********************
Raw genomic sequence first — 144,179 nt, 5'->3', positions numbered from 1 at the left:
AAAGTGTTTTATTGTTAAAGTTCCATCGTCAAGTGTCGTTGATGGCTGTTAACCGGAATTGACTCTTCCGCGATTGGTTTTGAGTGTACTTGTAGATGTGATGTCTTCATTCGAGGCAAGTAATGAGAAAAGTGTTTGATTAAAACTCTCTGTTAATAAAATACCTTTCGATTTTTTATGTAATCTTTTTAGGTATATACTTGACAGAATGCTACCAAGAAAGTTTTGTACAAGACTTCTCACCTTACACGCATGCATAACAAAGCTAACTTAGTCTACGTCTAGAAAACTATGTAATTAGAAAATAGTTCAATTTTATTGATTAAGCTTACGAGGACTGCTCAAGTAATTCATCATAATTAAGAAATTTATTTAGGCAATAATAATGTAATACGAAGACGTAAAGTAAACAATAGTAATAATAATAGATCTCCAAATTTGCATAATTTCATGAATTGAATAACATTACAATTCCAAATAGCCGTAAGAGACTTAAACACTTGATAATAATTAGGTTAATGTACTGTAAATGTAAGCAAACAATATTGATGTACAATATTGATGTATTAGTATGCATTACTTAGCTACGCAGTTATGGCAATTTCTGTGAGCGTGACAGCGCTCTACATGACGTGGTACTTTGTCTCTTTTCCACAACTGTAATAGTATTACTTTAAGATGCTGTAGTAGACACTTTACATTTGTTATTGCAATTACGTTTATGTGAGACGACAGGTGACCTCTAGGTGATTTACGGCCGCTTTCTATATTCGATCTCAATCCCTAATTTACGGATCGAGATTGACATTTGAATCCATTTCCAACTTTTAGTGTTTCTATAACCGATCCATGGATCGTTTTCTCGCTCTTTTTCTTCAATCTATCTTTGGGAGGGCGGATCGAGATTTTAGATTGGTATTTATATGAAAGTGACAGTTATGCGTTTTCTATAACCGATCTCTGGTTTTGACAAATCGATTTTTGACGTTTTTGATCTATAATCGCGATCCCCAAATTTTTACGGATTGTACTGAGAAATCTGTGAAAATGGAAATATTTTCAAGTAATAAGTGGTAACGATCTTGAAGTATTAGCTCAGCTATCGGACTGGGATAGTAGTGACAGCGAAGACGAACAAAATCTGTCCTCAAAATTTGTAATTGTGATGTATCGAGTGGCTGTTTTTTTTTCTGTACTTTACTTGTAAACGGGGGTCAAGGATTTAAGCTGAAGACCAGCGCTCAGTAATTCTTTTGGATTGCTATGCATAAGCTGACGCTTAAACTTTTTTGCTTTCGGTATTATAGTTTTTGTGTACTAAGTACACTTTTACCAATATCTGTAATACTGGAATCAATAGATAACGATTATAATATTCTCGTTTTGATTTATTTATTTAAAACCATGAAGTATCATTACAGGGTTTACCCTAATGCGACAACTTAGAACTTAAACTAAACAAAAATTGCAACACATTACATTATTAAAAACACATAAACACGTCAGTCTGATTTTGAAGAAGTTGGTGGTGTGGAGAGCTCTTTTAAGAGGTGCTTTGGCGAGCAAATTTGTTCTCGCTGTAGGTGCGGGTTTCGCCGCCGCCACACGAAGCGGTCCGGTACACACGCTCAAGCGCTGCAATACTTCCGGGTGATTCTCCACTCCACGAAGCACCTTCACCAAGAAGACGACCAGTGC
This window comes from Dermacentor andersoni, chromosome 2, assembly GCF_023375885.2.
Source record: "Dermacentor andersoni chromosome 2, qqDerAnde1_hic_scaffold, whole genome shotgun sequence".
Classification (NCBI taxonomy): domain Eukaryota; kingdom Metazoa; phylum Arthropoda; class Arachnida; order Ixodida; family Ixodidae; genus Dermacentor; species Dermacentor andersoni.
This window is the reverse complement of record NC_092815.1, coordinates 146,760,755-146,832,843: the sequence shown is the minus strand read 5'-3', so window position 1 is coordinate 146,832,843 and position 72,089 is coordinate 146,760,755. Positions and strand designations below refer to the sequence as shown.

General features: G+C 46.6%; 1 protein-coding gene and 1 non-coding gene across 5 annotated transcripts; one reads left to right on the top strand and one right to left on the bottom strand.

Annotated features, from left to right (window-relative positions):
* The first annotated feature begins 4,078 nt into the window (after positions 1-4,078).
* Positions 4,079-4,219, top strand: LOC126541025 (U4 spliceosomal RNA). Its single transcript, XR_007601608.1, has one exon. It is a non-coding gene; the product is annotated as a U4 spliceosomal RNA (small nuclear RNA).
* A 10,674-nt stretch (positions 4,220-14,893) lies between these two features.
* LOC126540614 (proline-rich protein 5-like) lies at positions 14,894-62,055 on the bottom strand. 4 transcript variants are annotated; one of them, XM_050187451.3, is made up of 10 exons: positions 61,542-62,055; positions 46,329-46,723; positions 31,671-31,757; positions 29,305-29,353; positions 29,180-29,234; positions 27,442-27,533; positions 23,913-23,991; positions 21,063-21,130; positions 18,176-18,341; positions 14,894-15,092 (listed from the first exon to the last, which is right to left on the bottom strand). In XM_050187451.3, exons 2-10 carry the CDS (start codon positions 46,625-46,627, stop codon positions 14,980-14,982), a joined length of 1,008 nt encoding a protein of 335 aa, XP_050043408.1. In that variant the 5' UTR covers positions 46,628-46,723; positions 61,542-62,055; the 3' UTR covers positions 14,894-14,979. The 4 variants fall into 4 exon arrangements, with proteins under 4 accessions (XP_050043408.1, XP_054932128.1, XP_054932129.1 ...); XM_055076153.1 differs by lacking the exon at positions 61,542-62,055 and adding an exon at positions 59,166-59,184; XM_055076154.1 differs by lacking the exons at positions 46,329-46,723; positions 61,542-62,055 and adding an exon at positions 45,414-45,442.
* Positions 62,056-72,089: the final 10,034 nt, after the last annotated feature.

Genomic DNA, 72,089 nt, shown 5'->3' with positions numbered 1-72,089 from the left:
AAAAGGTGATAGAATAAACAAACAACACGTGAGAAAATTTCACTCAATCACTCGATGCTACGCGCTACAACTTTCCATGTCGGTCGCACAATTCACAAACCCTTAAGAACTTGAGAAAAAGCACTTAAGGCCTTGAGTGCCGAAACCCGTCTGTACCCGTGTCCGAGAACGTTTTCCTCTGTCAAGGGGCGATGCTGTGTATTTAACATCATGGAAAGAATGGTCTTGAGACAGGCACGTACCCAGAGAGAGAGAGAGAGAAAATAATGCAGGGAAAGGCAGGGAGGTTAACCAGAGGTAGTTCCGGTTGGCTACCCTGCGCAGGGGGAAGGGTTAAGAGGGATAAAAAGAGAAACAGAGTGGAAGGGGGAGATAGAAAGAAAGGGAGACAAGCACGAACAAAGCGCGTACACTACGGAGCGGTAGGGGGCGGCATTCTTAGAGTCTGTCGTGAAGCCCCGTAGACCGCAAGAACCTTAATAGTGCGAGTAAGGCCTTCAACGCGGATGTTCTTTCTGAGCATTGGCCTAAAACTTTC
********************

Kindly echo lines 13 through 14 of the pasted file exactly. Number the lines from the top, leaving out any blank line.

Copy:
* Positions 62,056-72,089: the final 10,034 nt, after the last annotated feature.

Genomic DNA, 72,089 nt, shown 5'->3' with positions numbered 1-72,089 from the left: